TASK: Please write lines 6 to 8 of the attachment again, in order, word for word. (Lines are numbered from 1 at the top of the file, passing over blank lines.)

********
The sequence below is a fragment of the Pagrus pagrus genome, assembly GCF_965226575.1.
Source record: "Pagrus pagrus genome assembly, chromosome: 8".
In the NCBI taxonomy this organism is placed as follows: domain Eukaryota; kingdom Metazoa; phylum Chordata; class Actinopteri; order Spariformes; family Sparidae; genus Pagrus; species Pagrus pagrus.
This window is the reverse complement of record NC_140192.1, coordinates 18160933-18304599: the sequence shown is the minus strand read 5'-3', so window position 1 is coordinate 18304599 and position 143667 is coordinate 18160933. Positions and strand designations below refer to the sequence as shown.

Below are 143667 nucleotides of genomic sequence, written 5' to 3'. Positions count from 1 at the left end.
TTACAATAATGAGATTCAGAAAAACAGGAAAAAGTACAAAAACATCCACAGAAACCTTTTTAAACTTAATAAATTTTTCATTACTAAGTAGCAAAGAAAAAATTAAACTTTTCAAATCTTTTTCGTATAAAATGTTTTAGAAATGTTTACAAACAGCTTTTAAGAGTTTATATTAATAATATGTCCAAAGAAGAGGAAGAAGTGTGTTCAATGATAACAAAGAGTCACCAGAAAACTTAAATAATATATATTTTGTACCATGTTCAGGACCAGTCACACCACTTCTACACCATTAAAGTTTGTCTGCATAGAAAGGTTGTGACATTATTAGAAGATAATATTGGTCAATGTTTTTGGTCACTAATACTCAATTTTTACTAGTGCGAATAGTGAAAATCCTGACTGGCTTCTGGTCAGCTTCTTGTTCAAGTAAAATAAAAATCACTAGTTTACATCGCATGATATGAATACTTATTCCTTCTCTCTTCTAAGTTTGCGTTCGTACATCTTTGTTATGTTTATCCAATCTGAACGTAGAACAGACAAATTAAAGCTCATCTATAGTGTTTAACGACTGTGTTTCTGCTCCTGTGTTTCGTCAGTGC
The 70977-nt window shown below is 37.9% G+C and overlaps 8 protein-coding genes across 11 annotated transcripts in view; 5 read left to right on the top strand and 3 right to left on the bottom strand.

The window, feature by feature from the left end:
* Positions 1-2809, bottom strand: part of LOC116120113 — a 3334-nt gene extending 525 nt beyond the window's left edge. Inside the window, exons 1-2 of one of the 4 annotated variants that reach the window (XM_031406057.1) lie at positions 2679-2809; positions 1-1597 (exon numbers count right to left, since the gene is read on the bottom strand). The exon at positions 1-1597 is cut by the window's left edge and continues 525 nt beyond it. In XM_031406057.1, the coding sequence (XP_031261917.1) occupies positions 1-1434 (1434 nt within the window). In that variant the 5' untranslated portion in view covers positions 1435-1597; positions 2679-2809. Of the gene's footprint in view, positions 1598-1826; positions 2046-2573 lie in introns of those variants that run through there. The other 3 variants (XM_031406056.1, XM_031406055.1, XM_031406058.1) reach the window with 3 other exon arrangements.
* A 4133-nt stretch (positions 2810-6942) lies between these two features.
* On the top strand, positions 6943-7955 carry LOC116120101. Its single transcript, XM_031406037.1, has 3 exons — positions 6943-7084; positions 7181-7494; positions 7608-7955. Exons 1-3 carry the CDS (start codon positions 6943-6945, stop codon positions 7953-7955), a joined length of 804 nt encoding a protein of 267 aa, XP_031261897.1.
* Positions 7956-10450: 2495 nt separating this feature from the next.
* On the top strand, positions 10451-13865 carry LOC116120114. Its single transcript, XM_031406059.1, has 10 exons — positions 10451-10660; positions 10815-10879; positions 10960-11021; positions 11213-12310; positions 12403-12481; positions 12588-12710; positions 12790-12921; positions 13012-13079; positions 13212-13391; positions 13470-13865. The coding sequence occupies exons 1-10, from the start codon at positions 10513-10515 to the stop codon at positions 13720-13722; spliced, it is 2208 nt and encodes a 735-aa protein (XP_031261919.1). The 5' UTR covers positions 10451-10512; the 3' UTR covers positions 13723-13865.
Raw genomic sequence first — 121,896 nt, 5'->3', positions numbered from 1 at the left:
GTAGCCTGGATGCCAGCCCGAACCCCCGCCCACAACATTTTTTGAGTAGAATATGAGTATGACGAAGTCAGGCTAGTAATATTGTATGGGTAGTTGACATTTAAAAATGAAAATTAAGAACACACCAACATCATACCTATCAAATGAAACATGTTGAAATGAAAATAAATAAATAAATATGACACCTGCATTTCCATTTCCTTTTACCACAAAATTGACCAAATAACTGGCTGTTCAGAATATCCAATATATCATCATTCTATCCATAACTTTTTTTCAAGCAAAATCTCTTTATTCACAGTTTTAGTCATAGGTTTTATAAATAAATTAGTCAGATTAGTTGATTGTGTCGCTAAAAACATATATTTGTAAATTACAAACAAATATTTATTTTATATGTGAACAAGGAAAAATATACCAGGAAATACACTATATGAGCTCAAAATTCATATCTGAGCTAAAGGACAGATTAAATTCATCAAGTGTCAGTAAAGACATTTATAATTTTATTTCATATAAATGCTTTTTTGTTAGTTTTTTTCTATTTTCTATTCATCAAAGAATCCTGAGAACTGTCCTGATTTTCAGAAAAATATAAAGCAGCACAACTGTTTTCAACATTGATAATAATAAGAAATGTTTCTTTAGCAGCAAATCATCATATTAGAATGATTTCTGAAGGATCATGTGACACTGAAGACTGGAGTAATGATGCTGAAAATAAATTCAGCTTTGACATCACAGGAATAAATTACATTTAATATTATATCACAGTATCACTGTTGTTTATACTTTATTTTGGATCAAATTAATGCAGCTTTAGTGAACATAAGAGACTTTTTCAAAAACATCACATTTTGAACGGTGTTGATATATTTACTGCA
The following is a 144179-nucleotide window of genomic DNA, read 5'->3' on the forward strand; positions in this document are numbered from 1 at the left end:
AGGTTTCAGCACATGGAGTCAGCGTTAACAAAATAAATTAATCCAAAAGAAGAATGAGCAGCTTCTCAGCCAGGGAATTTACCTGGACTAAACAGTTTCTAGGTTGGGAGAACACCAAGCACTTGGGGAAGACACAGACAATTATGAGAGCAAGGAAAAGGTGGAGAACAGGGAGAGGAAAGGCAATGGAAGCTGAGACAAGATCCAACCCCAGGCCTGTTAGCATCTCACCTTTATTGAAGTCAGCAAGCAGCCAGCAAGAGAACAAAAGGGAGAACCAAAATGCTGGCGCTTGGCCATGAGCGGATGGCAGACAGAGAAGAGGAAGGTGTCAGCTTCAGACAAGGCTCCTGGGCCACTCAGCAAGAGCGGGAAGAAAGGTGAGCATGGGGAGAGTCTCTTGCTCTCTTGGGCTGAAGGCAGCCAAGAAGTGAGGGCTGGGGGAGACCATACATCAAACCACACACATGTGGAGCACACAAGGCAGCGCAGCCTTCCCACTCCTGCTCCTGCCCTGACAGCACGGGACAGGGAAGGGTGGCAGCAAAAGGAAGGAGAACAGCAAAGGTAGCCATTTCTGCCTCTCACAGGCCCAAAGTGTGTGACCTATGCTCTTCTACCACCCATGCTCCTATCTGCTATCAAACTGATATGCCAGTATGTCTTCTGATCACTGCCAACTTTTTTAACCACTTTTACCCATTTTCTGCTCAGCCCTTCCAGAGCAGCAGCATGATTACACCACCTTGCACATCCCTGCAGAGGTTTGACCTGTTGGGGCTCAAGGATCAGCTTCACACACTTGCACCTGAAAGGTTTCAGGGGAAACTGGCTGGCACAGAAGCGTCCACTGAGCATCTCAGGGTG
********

TTACAATAATGAGATTCAGAAAAACAGGAAAAAGTACAAAAACATCCACAGAAACCTTTTTAAACTTAATAAATTTTTCATTACTAAGTAGCAAAGAAAAAATTAAACTTTTCAAATCTTTTTCGTATAAAATGTTTTAGAAATGTTTACAAACAGCTTTTAAGAGTTTATATTAATAATATGTCCAAAGAAGAGGAAGAAGTGTGTTCAATGATAACAAAGAGTCACCAGAAAACTTAAATAATATATATTTTGTACCATGTTCAGGACCAGTCACACCACTTCTACACCATTAAAGTTTGTCTGCATAGAAAGGTTGTGACATTATTAGAAGATAATATTGGTCAATGTTTTTGGTCACTAATACTCAATTTTTACTAGTGCGAATAGTGAAAATCCTGACTGGCTTCTGGTCAGCTTCTTGTTCAAGTAAAATAAAAATCACTAGTTTACATCGCATGATATGAATACTTATTCCTTCTCTCTTCTAAGTTTGCGTTCGTACATCTTTGTTATGTTTATCCAATCTGAACGTAGAACAGACAAATTAAAGCTCATCTATAGTGTTTAACGACTGTGTTTCTGCTCCTGTGTTTCGTCAGTGC
The 70977-nt window shown below is 37.9% G+C and overlaps 8 protein-coding genes across 11 annotated transcripts in view; 5 read left to right on the top strand and 3 right to left on the bottom strand.

The window, feature by feature from the left end: